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Getting to dialogue on Ontario broadband strategy
In December 2006, the Information and Information Technology Strategy Group in the Ontario Ministry of Government Services issued a "Call for Working Papers" to provide a state-of-the-art look at supporting the utilization of broadband for social and economic development in the Ontario context. The papers are to be an integral part of a process of "open dialogue where interested community, academic, government and private sector partners can share perspectives, raise questions, discuss strategies for growth, and consider the challenges for public policy, government service delivery and economic and community development."
The process is important for a precise reason. Ontario┤s emphasis on the uses of broadband for development stands in stark contrast to the way that the Government of Canada has abandoned its essential role in strategic socio-economic planning by moving to deregulation of the telecommunications sector through market-based approaches.
The papers that resulted from the call are now published online. Four of the eight papers address the wisdom of ...
COMMUNITY-BASED APPROACHES TO THE USES OF BROADBAND FOR RURAL DEVELOPMENT:
Ricardo Ramirez, Garth Graham, Fred G. Bigham, and Dan Pellerin. Broadband for what? Policy implications of an essential public utility . April 30, 2007. PDF "While much of the debate centres on the mechanisms to deliver broadband, we suggest that at least two fundamental drivers for broadband as an essential public utility merit attention: the first is a community development case, and the second is about the nature of the space for interaction and innovation that broadband creates - what we refer to as IP as a commons." P.1.
Helen Hambly, Laxmi Pant, Peter Sykanda and John Fitzsimons. Innovations in Farm Families and Rural Communities: Capacity Development for Broadband Use in Southern Ontario. School of Environmental Design and Rural Development, University of Guelph, May 2007. PDF "Broadband is a shared resource, and as such, communities require opportunities to participate and interact in its development and eventually, in its monitoring. ...... Awareness creation, effective communication and representation by the local level will contribute to further technological, organizational and institutional innovations." P.40.
Adam Fiser and Andrew Clement. The K-Net Deployment Model: How a Community-Based Network Integrates Public, Private and Not-for-Profit Sectors to Support Remote and Under-Served Communities in Ontario. Information Policy Research Program, Faculty of Information Studies, University of Toronto, May 2007. PDF "As K-Net demonstrates, together, community-based networks and the public sector can do business, with and without the private sector to support local community access, local community ownership, and local community control over communications." P.10.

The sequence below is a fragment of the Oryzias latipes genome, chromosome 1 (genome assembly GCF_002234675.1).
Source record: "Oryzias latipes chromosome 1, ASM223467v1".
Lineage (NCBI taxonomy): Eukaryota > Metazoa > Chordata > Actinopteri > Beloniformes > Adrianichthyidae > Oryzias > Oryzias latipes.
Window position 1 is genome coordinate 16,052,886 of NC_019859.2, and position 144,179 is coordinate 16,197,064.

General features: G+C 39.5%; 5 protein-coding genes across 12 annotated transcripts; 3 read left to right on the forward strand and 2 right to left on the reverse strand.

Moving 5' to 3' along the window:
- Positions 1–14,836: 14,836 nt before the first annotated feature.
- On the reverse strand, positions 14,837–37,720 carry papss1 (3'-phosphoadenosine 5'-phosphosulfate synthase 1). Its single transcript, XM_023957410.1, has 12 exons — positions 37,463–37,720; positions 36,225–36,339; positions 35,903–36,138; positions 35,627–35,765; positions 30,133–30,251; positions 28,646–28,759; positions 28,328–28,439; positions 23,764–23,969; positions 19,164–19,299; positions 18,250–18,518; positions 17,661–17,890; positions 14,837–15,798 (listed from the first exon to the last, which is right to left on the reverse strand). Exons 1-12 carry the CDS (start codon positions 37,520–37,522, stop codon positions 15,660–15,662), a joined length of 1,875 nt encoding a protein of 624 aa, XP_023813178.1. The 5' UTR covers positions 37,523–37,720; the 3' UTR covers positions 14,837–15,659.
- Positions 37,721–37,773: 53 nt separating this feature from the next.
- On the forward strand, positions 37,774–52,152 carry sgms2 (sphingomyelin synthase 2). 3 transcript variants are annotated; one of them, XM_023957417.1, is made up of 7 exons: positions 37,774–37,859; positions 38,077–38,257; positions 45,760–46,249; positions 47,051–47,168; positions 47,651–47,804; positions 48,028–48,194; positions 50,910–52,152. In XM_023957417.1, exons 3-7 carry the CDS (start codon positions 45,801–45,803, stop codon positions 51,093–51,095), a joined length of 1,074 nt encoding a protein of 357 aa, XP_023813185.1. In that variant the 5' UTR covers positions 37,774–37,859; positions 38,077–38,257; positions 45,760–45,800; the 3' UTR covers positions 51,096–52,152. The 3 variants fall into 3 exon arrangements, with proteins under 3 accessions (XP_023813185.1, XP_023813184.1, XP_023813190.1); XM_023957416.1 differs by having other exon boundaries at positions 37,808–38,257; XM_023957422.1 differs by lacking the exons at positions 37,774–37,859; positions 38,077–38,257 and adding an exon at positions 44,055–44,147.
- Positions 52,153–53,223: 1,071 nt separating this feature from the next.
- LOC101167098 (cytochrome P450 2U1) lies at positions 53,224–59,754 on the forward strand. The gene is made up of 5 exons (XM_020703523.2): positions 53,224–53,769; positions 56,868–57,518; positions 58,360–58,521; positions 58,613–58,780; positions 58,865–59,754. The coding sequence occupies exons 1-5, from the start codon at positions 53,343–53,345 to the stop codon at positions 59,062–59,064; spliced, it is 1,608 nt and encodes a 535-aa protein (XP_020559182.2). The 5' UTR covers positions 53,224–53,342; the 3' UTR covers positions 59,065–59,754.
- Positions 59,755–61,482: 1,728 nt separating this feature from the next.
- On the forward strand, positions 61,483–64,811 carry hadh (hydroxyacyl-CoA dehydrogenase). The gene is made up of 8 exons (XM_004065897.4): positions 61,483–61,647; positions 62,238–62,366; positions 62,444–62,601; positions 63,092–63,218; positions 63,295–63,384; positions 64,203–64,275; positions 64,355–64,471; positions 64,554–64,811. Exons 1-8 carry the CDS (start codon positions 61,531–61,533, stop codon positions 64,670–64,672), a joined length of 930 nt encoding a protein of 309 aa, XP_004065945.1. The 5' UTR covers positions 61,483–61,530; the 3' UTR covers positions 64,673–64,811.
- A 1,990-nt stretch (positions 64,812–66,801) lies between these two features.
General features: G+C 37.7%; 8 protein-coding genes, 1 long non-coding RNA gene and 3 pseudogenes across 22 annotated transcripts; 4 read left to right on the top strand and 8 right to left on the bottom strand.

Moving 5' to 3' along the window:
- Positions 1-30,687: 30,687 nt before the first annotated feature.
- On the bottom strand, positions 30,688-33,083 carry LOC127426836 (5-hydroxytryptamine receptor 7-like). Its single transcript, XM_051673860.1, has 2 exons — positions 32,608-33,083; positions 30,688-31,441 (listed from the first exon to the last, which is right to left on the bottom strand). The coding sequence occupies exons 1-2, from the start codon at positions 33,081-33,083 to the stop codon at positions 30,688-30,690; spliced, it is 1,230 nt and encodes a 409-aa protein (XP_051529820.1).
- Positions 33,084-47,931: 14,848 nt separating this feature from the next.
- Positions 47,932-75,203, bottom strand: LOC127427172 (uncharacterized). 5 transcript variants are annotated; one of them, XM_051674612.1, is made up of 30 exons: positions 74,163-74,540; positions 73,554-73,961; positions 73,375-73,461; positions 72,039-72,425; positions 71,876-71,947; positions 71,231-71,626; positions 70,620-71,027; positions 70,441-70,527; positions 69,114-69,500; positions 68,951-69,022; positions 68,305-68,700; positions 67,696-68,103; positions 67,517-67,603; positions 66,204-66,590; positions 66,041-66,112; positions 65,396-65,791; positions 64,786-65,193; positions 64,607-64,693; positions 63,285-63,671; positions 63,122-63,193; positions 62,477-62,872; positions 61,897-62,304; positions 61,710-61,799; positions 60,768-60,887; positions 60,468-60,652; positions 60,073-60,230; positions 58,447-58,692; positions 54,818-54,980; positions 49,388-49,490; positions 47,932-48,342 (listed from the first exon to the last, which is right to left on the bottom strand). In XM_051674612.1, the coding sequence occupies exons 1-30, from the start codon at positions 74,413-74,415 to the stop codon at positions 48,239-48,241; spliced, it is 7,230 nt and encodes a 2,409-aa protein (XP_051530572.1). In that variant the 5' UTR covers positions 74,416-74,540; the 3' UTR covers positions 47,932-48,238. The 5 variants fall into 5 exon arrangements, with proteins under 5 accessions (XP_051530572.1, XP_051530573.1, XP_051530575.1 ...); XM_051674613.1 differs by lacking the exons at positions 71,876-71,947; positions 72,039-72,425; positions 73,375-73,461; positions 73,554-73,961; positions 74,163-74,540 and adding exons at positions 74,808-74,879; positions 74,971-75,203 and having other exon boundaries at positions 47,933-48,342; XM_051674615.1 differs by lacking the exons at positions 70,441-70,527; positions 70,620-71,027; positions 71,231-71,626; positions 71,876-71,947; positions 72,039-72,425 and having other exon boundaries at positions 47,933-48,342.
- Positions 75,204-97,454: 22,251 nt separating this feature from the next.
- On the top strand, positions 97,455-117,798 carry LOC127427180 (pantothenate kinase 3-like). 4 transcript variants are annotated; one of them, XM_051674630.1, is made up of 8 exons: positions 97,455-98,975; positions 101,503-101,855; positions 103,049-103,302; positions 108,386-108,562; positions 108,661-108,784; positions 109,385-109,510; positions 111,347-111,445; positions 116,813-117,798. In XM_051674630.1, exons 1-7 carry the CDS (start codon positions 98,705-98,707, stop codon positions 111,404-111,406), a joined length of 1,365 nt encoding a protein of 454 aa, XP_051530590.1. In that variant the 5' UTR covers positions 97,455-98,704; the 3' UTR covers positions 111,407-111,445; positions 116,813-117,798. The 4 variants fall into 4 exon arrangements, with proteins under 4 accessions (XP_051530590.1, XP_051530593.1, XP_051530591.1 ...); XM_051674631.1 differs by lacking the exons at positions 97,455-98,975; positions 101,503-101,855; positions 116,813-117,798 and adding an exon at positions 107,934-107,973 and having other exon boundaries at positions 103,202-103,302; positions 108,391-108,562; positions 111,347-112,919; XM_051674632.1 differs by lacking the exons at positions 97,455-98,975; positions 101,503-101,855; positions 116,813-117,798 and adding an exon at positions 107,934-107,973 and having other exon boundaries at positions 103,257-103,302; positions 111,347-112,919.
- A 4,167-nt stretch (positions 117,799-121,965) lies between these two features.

Tom Brenner, Donald D. Cowan, Brian Harvey, Fred McGarry, Dan D. P. McCarthy and Stephen D. Murphy. Collaborative Geomatics for Participatory Democracy and Sustainable Development: Opportunities, Issues and Design Implications . A Working Paper for the Ministry of Government Services, May 14, 2007 PDF "Wide-spread collaboration can be mobilized by ICT strategies that deploy social network and place-based technology to support stakeholder engagement in place- based policy development, application and tracking." P.3.
POLICY DRIVEN BY THE NOTION OF "IP AS COMMONS"
There┤s an appendix to Ramirez et al that consolidates the thinking of TC Board Member, Garth Graham, about the social implications of Internet Protocol for structure and forms of organization. He also addresses how the topic of IP┤s impact is totally absent from Canadian public policy debate and why that matters. If anyone has any ideas on how such a debate might get started, he┤d be interested in hearing from them: Garth Graham. IP rules! April 23, 2007. (Appendix A of Ricardo Ramirez, Garth Graham, Fred G. Bigham, and Dan Pellerin. Broadband for what? Policy implications of an essential public utility . April 30, 2007. pp 34-41). PDF
THE OTHER FOUR PAPERS, as below, can be found at KMDI at the University of Toronto ... under the confusing heading of "Abstracts of Selected Papers." Watch for the "[paper]" link at the end of each entry, and be aware that the abstract titles and subsequent published paper titles differ slightly:
Ron N. Buliung. Broadband Technology and Metropolitan Sustainability: An Interpretive Review.
Charles H. Davis. Broadband, ICTs, and the Expansion of Ontario SMEs: Towards a Research Agenda. School of Radio and Television Arts and Ted Rogers School of Management, Rogers Communications Centre, Ryerson University, August 10, 2007.
Graham Longford. Network neutrality┤ vs `network diversity┤: a survey of the debate, policy landscape and implications for broadband as an essential service for Ontarians.
Catherine A. Middleton. Understanding the Benefits of Broadband: Insights for a Broadband Enabled Ontario. A paper prepared for the Ministry of Government Services, Ontario. Updated July 2007.
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